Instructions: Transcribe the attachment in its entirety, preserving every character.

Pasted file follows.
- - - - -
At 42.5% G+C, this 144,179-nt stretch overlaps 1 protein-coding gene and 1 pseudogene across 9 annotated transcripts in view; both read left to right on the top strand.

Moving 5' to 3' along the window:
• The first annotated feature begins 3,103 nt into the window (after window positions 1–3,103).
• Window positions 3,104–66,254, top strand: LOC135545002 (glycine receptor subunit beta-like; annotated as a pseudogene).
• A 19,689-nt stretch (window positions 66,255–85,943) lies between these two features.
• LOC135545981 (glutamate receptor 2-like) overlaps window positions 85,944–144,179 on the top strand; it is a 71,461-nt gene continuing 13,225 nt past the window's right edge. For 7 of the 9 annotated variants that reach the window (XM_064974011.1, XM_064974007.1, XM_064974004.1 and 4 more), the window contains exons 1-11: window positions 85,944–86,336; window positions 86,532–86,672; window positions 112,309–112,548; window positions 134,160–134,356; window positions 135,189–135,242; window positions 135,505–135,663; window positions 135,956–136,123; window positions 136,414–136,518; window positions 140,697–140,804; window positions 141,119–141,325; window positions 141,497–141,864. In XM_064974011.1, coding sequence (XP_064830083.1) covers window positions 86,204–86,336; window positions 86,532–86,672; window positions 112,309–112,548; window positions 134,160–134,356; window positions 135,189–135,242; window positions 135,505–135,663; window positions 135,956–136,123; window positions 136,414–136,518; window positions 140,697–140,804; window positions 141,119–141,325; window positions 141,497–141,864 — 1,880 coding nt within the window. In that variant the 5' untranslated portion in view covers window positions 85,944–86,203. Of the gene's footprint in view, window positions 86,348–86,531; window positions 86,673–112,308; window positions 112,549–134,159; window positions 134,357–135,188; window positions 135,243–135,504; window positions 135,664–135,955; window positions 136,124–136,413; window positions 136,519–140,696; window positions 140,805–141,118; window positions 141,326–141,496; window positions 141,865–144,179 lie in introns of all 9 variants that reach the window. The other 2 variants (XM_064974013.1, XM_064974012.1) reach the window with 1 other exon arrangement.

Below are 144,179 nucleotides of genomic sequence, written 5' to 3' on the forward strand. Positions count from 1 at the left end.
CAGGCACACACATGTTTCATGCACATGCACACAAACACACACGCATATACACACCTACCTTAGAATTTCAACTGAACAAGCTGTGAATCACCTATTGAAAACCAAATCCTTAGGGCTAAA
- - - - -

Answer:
At 42.5% G+C, this 144,179-nt stretch overlaps 1 protein-coding gene and 1 pseudogene across 9 annotated transcripts in view; both read left to right on the top strand.

Moving 5' to 3' along the window:
• The first annotated feature begins 3,103 nt into the window (after window positions 1–3,103).
• Window positions 3,104–66,254, top strand: LOC135545002 (glycine receptor subunit beta-like; annotated as a pseudogene).
• A 19,689-nt stretch (window positions 66,255–85,943) lies between these two features.
• LOC135545981 (glutamate receptor 2-like) overlaps window positions 85,944–144,179 on the top strand; it is a 71,461-nt gene continuing 13,225 nt past the window's right edge. For 7 of the 9 annotated variants that reach the window (XM_064974011.1, XM_064974007.1, XM_064974004.1 and 4 more), the window contains exons 1-11: window positions 85,944–86,336; window positions 86,532–86,672; window positions 112,309–112,548; window positions 134,160–134,356; window positions 135,189–135,242; window positions 135,505–135,663; window positions 135,956–136,123; window positions 136,414–136,518; window positions 140,697–140,804; window positions 141,119–141,325; window positions 141,497–141,864. In XM_064974011.1, coding sequence (XP_064830083.1) covers window positions 86,204–86,336; window positions 86,532–86,672; window positions 112,309–112,548; window positions 134,160–134,356; window positions 135,189–135,242; window positions 135,505–135,663; window positions 135,956–136,123; window positions 136,414–136,518; window positions 140,697–140,804; window positions 141,119–141,325; window positions 141,497–141,864 — 1,880 coding nt within the window. In that variant the 5' untranslated portion in view covers window positions 85,944–86,203. Of the gene's footprint in view, window positions 86,348–86,531; window positions 86,673–112,308; window positions 112,549–134,159; window positions 134,357–135,188; window positions 135,243–135,504; window positions 135,664–135,955; window positions 136,124–136,413; window positions 136,519–140,696; window positions 140,805–141,118; window positions 141,326–141,496; window positions 141,865–144,179 lie in introns of all 9 variants that reach the window. The other 2 variants (XM_064974013.1, XM_064974012.1) reach the window with 1 other exon arrangement.

Below are 144,179 nucleotides of genomic sequence, written 5' to 3' on the forward strand. Positions count from 1 at the left end.
CAGGCACACACATGTTTCATGCACATGCACACAAACACACACGCATATACACACCTACCTTAGAATTTCAACTGAACAAGCTGTGAATCACCTATTGAAAACCAAATCCTTAGGGCTAAA